But as powerful as d’Herelle’s insights were his scientific method was not strong and poorly designed experiments left many wondering if what he concocted actually worked, or if he just got lucky.

His work pioneered a new wave of medical research that lasted till the late 1940’s when its position was superseded by the wonder drug penicillin.

Penicillin was very cheap, more reliable, easier to administer and perhaps most importantly was developed by more classically trained scientists compared to d’Herelle.

The influence of penicillin caused most of the world to seemingly stop considering phage therapies all at once. While the western world lost interest in the ‘invisible microbes’ the Soviet Union continued very active research.

Soviet scientists developed treatments for gastrointestinal, respiratory and wound infections and found that treatments could be made into pills, broths, injectable preparations and even mixed with creams and applied directly to open sores.

Now the biggest manufacturing operation and consumption of phage therapies occurs in Georgia in the George Eliava Institute of Bacteriophage, Microbiology and Virology, that d’Herelle co-founded with the bacteriologist George Eliava.

In more recent years an interest in phage has been renewed throughout the world. Antibiotic resistance levels in all pathogenic species are on the rise making treatment increasingly difficult.

And then there are the emerging pathogens like Acinetobacter, which possess natural resistance due to the abundance of efflux pumps – specialised structures for pumping drugs out of a bacterium.

Phage, on the other hand, have been found for almost every species of bacteria.

They often can be found in the same environment as the bacteria, moving throughout an environmental population and replicating themselves as they go.

At this stage no single definitive published clinical trial has proven safety and efficacy in humans but a wide range of currently approved veterinary medications based phage therapies are in use.

Unlike a drug, phage have evolved to be effective invaders and destroyers of bacterial cells.

Many researchers believe that this, alongside their fast replication times, might allow the treatment to evolve alongside the infectious agent, constantly adapting to any changes.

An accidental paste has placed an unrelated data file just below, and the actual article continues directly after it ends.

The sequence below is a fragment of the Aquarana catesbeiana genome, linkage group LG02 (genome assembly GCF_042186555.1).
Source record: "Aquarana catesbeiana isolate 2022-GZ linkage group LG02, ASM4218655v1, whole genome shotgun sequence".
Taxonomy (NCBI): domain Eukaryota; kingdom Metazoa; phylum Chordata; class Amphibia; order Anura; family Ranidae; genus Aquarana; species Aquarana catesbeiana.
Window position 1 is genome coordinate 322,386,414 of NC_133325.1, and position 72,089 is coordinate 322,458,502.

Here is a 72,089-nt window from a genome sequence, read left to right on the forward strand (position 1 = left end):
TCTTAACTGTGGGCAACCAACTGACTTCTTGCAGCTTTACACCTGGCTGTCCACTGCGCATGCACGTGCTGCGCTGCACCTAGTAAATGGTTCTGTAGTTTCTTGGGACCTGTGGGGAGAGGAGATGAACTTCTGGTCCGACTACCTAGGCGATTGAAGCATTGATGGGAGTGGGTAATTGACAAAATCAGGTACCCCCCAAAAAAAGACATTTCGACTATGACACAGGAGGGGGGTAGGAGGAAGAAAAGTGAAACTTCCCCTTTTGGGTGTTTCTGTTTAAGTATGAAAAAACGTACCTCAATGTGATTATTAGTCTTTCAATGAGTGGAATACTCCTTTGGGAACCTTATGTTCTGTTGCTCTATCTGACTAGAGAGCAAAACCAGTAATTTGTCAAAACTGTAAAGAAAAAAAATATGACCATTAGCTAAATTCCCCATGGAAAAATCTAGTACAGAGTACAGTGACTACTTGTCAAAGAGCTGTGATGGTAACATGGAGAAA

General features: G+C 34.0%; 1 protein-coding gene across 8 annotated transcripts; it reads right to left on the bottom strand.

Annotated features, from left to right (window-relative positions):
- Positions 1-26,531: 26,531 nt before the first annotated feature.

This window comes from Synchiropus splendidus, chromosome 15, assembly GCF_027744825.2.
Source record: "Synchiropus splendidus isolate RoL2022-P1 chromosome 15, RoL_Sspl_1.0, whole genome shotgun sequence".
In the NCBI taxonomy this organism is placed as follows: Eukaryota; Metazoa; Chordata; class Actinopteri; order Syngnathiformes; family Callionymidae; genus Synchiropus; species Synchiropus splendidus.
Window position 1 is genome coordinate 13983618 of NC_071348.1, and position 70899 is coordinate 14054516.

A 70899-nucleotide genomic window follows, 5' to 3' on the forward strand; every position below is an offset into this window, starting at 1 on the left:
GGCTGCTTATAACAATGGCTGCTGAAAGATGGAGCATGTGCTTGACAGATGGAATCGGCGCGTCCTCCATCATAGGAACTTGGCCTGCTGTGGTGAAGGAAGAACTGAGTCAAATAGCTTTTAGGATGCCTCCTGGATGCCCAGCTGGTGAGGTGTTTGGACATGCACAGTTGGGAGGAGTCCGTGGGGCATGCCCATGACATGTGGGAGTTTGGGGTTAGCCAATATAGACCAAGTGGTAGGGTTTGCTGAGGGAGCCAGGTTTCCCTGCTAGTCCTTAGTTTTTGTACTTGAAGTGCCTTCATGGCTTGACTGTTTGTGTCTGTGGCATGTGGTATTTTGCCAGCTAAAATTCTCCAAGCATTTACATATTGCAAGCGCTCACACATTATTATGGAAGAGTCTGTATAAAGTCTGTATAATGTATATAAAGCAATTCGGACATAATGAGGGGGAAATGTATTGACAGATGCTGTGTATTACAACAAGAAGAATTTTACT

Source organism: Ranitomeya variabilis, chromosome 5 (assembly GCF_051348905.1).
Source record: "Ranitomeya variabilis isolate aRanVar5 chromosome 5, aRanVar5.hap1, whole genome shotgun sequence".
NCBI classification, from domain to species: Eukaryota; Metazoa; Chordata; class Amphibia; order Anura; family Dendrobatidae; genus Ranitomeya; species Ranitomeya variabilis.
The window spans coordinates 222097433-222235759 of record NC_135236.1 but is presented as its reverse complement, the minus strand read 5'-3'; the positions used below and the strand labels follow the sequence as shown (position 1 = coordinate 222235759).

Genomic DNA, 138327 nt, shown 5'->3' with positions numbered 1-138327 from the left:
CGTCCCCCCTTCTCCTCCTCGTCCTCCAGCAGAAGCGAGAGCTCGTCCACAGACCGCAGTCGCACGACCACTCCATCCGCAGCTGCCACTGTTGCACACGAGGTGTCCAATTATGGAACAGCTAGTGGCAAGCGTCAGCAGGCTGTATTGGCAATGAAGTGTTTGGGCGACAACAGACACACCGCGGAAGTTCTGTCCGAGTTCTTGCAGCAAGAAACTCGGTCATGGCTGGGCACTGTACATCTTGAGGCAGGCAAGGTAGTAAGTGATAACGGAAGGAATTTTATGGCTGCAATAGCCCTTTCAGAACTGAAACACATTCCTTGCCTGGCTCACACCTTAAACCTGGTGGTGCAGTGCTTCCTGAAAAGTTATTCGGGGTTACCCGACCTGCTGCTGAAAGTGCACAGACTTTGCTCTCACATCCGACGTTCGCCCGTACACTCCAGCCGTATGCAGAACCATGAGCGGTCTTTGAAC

Bacteriophage are also very specific in the species and even sub-species they can invade. This allows for a more targeted approach to therapies that doesn’t result in indiscriminate killing of all bacteria, including those of use to us.

Phage also seem to be relatively non-toxic compared to current therapeutics and non-immunogenic (in some but not all cases) which means your immune system takes no notice of the phage while they are in your system.

Also unlike some existing drugs phage have been reported to cross the blood brain barrier making them a possibility to treat cases of meningitis, something many antibiotics are not suitable for.

Phage therapies are also self-limiting as phage numbers can only increase while the bacteria they can infect are there but disappear with the bacteria as they kill them off which, unlike traditional antibiotics, means you never have to worry about taking the therapeutic for the right amount of time.

But it’s not all good news for phage. The fact that phage preparations must remain refrigerated limits their usefulness at this stage as maintaining viable treatments can be difficult, particularly if we are to roll phage therapy into remote areas or the third world.

Plus, one of the major advantages of phage is also considered a drawback. The diversity of phage and the specificity in their targeting requires skilled handling of bacterial infections to quickly identify the infectious agent, sometimes to the sub-species level, before a treatment can be provided.

The point remains, however, that phage represent a major possibility for treatments of bacterial disease as we move into the future.

And while a natural progression from antibiotic therapy to the ‘next big thing’ would have been preferred, phage may be required to step up and fill a gaping hole in the management options for infectious disease while the usefulness of antibiotics reduces. Of course we might also just run out of time.

James Byrne is an assistant lecturer and a bacterial pathogenesis PhD student at the University of Adelaide.